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A blue-ribbon commission looking into the events that led to a fatal shooting near a West side club earlier this year has recommended that club promoters register or get licenses with the city.
“Promoters who overbook venues and often leave long lines of people outside, contribute to the problems of the area” around a club, the panel’s report reads.
The recommendation is one of several the commission made Thursday to curb violence in city clubs, and has broad support from city government, including Mayor Stephanie Rawlings-Blake and police commissioner Frederick H. Bealefeld III.
Promoters have expressed mixed feelings about the provision, with some supporting the rule and others saying it would hurt business.
The independent commission was appointed by Mayor Stephanie Rawlings-Blake after a shooting in January outside the Select Lounge on the West side. On January 9, a plainclothes policeman, William H. Torbit, responded to a call at the parking lot by the club and fired his weapon in response to an overwhelming crowd, killing a civilian, Sean Gamble. Police officers responding to the melee fired a total of 42 rounds into the crowd, accidentally killing Torbit. State’s Attorney Gregg Bernstein declared that the officers would not face criminal charges.
Among its recommendations to curb violence downtown, the commission includes a stipulation that treats promoters like lobbyists, requiring them to register or get licenses with the city to conduct their business.
The commission suggests that would prevent overbooking in the future, which has lead to above-average crowds that police have struggled to control in the past. In February of last year, a Yo Gotti concert at what was then called the Velvet Rope was oversold and hundreds of ticket-holders stormed the venue, attracting some 50 cops and a helicopter to the scene. The club plead guilty to security breaches and paid a $3,500 fine to the Baltimore Liquor Board.
In a statement, Bealefeld supported the promoter rule. Police reported to the commission that venues don’t normally notify law enforcement in advance when a special event that would attract large crowds is held.
On the night of the shooting, an estimated 500 people were outside Select Lounge, according to police estimates. The club had not notified law enforcement a promoter had rented the facility for a private event, according to the commission’s report.
J.R. Hiwot, Select Lounge’s manager, declined to comment.
The commission's promoter rule lacks specifics. It’s not clear if promoters would have to register once or for each event. It’s also not clear if a license would carry a cost.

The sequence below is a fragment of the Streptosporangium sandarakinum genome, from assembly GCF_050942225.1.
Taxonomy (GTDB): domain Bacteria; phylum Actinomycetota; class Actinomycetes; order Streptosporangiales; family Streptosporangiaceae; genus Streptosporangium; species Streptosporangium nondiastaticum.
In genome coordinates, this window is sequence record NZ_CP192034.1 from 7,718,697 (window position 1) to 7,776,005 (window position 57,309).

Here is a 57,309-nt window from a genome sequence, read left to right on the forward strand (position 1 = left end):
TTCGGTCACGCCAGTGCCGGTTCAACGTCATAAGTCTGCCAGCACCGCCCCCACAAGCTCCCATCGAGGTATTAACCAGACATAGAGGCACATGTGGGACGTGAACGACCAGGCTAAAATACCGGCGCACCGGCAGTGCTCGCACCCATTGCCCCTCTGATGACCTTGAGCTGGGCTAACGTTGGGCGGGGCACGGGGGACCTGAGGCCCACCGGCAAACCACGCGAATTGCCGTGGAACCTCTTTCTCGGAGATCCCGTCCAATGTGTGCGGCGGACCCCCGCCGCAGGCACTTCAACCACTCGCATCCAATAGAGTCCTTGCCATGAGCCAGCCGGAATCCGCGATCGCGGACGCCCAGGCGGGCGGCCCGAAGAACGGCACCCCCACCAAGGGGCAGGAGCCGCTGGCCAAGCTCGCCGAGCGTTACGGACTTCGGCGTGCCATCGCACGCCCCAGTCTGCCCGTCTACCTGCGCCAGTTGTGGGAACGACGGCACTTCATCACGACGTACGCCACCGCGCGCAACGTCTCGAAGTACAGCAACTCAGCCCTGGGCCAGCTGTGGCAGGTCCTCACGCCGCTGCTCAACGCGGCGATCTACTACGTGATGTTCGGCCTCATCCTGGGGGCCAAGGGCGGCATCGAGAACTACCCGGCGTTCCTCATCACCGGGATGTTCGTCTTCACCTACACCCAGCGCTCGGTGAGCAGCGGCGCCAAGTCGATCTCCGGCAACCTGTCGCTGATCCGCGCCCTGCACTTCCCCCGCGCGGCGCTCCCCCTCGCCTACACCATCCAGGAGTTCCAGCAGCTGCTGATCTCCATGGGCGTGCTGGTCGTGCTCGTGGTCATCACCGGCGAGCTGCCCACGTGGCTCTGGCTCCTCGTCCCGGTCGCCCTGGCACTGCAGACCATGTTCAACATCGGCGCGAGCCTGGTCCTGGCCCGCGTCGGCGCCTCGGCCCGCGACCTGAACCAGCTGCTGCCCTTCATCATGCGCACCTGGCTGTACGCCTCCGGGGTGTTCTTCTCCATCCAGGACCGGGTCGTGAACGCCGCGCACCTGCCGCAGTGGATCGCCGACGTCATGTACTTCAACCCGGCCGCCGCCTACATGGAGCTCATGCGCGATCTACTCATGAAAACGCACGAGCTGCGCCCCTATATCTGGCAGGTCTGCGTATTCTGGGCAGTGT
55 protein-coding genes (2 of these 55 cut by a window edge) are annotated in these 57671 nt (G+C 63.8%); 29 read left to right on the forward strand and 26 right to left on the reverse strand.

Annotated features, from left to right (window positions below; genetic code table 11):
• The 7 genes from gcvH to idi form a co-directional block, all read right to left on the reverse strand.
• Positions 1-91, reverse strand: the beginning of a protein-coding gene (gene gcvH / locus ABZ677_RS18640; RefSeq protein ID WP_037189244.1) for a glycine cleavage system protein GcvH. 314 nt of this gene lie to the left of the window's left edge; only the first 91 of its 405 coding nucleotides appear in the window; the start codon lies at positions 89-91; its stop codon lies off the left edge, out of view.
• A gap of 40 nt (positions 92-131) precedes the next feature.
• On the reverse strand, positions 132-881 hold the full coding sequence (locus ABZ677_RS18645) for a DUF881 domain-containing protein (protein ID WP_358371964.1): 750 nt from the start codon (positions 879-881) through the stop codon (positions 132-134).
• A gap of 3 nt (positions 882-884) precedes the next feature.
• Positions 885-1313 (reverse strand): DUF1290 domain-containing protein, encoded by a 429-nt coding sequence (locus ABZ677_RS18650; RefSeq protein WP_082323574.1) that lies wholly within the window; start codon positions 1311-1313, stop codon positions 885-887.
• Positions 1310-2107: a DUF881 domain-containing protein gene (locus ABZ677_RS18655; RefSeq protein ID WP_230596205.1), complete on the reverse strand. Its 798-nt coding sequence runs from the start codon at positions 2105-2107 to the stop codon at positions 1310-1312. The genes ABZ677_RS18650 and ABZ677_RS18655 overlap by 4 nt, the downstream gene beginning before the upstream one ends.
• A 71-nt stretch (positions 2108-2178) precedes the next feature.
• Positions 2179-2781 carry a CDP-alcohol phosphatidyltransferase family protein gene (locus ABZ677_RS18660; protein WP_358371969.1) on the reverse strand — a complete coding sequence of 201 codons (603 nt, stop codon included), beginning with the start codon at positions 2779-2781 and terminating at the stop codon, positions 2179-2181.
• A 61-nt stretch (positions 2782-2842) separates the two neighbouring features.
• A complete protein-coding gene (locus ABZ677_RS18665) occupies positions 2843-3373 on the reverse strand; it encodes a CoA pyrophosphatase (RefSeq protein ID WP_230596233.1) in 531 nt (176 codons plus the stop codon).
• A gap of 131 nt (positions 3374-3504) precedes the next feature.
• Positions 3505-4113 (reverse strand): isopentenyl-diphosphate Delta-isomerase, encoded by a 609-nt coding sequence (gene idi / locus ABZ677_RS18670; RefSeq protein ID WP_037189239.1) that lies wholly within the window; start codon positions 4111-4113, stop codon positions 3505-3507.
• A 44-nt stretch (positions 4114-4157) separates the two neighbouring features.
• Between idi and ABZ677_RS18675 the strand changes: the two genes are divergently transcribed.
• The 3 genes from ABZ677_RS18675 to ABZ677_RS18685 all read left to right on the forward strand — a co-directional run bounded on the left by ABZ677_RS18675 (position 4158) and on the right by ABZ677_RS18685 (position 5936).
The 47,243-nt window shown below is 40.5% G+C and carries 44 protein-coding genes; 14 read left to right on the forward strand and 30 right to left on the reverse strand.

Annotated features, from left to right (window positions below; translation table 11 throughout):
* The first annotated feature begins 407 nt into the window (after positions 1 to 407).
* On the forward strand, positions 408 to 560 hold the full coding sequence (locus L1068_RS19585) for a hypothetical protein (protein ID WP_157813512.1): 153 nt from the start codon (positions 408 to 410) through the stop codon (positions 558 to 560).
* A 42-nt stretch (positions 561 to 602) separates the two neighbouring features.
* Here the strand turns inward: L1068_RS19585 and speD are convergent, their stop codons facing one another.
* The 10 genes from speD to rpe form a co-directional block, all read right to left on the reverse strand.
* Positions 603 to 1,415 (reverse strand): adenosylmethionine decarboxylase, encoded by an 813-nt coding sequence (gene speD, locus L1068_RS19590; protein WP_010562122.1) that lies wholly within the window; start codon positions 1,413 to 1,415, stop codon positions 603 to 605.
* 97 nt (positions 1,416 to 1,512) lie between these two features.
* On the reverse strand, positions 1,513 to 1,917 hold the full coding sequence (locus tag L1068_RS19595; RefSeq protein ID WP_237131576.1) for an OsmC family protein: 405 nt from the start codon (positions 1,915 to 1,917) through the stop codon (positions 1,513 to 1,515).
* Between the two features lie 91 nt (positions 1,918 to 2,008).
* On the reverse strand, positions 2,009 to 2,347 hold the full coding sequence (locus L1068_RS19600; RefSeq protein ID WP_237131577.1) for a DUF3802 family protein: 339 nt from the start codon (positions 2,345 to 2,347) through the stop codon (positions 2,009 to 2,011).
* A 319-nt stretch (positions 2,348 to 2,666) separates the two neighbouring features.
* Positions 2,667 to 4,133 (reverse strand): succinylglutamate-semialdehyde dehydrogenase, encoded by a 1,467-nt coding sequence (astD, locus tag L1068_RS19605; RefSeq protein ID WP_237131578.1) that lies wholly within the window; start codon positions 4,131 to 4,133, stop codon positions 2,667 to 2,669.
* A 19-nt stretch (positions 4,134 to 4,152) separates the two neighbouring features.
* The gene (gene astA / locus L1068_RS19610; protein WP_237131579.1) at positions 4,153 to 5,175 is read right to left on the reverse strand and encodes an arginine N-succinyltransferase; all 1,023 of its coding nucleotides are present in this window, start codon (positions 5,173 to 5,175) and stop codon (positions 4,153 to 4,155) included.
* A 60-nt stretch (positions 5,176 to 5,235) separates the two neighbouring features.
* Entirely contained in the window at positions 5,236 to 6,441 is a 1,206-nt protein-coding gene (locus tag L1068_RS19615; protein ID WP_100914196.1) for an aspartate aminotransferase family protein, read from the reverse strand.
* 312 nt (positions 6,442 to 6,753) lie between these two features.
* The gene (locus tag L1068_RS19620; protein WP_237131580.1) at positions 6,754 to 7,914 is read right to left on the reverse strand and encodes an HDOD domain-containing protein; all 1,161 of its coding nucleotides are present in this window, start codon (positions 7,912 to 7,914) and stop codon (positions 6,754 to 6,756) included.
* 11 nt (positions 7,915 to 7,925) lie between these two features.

Ryan O’Doherty, spokesman for Rawlings-Blake, said the mayor’s office and police would work together to propose a regulatory framework of Baltimore nightlife, but that it’s too early in the process to offer details.
While promoters say notifying police of a highly commercial event is wise, they are wary about the lack of details in the proposal.
“If the city’s gonna charge someone to get a license, I would be totally be against it,” said Tim Orcutt, owner of Goodlife Boys, which regularly promoters events at venues like Mosaic in the Inner Harbor. “It’s hard enough to make money in this economy.” He also questions the practicality of having a database of promoters, who are eminently reachable.
“They know who we are. We’re all over Facebook,” he said.
Promoters also said problems don’t always arise because of overbooking – stragglers without tickets can be just as dangerous – and that most professional promotional outfits take measures – like hiring private security and retaining insurance against damages - to protect themselves in case of an incident. Sometimes, promoters are also not responsible for the door. Their responsibility ends at booking a show and selling the tickets.
Where promoters say the registration rule has some merit is in making clear who’s a professional.
There are amateur promoters who overbook venues in an effort to make a quick buck, said Marcy Evans-Crump, who runs promotions company The Flywire and hosts events at Red Maple and Eden’s Lounge, among others. “For people who don’t promote professionally, it would be useful,” she said.
Paul Manna, who books talent and promoters events like Artscape, said the the registration would make sure promoters played by the rules.
“Seeing as I carry my own insurance, [the registration] is a bit unnecessary,” Manna said. “But for certain promoters it’s a smart idea. If that’s what it takes to keep people safe and secure, then it’s fine.”